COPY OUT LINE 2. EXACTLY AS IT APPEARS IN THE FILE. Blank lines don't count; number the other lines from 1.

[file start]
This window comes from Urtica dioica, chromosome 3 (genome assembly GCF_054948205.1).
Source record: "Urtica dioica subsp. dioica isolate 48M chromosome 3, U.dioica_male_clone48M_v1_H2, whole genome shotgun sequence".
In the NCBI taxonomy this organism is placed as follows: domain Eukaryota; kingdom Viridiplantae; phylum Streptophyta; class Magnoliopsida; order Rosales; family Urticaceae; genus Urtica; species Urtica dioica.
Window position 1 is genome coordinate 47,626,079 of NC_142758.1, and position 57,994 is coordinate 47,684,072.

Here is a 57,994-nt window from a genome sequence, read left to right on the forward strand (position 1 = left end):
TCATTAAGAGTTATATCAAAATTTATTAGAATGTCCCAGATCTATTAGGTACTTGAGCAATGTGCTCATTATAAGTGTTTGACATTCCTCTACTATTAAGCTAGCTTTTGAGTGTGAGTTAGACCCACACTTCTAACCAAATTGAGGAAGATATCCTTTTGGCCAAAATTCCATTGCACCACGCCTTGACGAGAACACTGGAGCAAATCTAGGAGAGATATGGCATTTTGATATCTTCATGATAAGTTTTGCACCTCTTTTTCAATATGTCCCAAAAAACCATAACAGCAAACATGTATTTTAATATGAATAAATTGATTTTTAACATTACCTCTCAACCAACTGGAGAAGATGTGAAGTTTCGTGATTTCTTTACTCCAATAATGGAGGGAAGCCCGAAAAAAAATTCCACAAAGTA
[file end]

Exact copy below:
Source record: "Urtica dioica subsp. dioica isolate 48M chromosome 3, U.dioica_male_clone48M_v1_H2, whole genome shotgun sequence".